Who Killed Who?

From Wikipedia, the free encyclopedia
Jump to: navigation, search
Who Killed Who?
Who Killed Who.jpg
The original release poster
Directed by Tex Avery
Produced by Fred Quimby (unc.)
Starring Robert Emmett O'Connor (Uncredited live action appearance)
Billy Bletcher (Uncredited, Voice of police officer and ghost)
Tex Avery (Uncredited, Voice of Santa Claus)
Kent Rogers (Uncredited, Voice of the victim with an impression of Richard Haydn)
Sara Berner (Uncredited, Voice of the cuckoo clock bird and maid)
Music by Scott Bradley (unc.)
Production
company
Distributed by Loew's Inc.
Release date
  • June 19, 1943 (1943-06-19)
Running time
8 minutes
7"55 minutes (edit)
Country United States
Language English

Who Killed Who? is a 1943 Metro-Goldwyn-Mayer animated short directed by Tex Avery. The cartoon is a parody of whodunit stories and employs many clichés of the genre for humor.

Plot[edit]

A live-action host (Robert Emmett O'Connor) opens with a disclaimer about the nature of the cartoon, namely, that the short is meant to "prove beyond the shadow of a doubt that crime does not pay."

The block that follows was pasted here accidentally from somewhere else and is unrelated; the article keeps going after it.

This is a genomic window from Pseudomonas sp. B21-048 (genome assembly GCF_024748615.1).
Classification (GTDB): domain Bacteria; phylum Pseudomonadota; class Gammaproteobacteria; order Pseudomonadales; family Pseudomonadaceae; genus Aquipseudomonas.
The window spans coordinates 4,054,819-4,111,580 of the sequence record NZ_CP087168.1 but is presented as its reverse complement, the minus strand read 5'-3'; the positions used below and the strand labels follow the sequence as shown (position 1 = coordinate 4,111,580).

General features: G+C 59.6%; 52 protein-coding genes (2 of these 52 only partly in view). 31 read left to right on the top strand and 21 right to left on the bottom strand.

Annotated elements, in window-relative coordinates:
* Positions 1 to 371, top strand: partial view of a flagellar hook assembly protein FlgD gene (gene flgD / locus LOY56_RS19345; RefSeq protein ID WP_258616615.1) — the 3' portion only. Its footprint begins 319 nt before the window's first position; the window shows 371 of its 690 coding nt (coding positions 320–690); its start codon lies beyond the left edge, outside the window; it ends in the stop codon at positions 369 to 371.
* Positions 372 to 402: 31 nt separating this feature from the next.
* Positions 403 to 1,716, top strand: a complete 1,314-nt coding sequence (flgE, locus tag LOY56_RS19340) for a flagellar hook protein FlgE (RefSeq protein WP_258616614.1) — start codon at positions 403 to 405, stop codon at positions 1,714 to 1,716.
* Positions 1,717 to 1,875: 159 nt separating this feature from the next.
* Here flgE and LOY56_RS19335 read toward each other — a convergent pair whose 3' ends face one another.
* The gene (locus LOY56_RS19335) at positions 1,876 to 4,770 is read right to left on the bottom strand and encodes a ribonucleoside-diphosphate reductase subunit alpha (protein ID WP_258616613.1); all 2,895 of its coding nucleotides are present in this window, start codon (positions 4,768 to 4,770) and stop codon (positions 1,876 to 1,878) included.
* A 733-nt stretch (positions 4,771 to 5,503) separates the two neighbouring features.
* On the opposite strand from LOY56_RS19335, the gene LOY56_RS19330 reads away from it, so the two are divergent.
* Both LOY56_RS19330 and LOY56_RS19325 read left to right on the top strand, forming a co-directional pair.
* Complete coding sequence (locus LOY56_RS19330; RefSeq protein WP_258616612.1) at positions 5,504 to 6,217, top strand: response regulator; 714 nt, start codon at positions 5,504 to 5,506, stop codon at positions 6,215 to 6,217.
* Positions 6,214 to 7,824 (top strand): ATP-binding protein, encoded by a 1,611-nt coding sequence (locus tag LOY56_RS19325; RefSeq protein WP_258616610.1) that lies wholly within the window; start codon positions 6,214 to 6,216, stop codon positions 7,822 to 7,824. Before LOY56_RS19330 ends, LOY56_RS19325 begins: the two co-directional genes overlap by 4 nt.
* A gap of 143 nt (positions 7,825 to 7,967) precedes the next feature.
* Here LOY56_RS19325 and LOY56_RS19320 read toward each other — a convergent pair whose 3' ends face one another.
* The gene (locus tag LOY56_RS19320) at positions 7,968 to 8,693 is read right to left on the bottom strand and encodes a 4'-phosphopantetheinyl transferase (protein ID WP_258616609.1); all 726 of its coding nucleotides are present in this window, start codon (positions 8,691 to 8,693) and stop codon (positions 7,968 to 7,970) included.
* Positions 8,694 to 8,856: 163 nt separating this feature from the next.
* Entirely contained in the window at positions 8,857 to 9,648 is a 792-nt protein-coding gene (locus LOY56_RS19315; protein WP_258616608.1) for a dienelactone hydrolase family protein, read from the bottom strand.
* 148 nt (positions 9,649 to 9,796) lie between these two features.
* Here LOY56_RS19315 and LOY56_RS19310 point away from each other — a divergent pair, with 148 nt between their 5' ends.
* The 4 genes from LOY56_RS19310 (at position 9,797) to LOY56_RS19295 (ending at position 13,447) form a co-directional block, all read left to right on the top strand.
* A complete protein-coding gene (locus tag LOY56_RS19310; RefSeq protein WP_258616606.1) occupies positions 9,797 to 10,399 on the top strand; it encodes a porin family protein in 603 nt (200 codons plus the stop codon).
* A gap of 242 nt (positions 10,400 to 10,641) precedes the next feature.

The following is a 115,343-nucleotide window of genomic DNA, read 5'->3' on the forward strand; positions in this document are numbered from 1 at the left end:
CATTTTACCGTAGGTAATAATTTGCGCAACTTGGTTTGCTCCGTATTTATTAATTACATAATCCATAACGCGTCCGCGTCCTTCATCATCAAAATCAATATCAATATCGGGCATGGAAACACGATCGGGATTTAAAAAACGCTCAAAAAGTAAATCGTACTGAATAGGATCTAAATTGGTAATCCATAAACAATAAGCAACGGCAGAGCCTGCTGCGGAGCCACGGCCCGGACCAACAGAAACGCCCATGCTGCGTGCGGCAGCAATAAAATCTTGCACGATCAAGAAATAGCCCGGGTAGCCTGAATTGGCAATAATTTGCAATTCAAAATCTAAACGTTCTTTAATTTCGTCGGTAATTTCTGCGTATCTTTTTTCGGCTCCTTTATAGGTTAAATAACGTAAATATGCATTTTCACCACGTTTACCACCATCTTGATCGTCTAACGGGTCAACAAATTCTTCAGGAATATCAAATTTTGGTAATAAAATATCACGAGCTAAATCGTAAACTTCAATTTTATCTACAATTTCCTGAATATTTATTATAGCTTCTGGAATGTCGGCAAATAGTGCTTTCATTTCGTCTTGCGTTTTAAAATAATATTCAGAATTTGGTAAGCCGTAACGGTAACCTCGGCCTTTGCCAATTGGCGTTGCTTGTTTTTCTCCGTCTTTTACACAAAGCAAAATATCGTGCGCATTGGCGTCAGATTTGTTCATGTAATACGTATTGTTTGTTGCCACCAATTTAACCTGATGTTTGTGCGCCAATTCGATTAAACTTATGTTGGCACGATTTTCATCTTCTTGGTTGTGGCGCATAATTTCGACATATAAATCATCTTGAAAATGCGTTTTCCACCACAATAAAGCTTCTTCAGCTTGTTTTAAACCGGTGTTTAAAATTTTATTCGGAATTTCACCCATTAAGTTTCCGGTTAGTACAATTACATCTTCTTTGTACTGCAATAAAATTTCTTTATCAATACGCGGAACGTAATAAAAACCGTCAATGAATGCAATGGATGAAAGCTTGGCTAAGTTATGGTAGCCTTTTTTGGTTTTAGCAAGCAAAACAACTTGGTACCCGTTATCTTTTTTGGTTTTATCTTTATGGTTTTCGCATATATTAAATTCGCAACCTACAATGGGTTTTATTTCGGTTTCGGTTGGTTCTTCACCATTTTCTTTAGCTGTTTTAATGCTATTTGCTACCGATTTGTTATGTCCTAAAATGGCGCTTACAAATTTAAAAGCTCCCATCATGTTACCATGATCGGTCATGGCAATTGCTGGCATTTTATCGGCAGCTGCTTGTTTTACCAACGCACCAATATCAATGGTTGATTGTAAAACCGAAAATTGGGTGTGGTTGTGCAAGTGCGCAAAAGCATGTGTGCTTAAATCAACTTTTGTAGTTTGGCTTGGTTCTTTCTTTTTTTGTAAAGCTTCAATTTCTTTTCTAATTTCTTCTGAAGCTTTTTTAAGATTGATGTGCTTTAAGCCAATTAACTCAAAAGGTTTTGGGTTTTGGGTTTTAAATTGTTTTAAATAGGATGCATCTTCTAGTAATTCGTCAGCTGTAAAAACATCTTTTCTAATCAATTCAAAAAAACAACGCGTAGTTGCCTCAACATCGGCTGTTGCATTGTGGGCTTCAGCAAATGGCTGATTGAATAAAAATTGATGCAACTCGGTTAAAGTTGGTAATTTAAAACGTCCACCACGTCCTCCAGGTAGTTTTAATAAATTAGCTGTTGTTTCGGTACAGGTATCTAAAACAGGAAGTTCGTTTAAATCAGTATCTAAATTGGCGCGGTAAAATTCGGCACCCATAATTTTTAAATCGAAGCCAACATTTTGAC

The story begins on a dark and stormy night as the victim (voiced by Kent Rogers doing an impression of Richard Haydn), presumably the master of the very large "Gruesome Gables" mansion, is reading a book based on the cartoon he's in. Frightened, he muses that, according to the book, he is about to be "bumped off." Someone throws a dagger with a letter attached, telling the master that he will die at 11:30. When he objects, another letter informs him that the time has been moved to midnight.

True to form, on the final stroke of midnight a mysterious killer in a heavy black cloak and hood shoots him dead with a rather large pistol (how dead he is, though, is a matter of question), and a police officer (voiced by Billy Bletcher, modeled on characters portrayed in film by Fred Kelsey) immediately begins to investigate. After investigating the premises and the staff, the officer gives a lengthy chase to the real killer, finding the mansion to be filled with many surreal pitfalls, strange characters—including a red skeleton, a parody of Red Skelton—and booby traps that slow and obstruct him. He eventually traps the killer and unmasks him, revealing him to be the opening-sequence host, who confesses "I dood it"—one of Skelton's catchphrases—before bursting into tears.

External links[edit]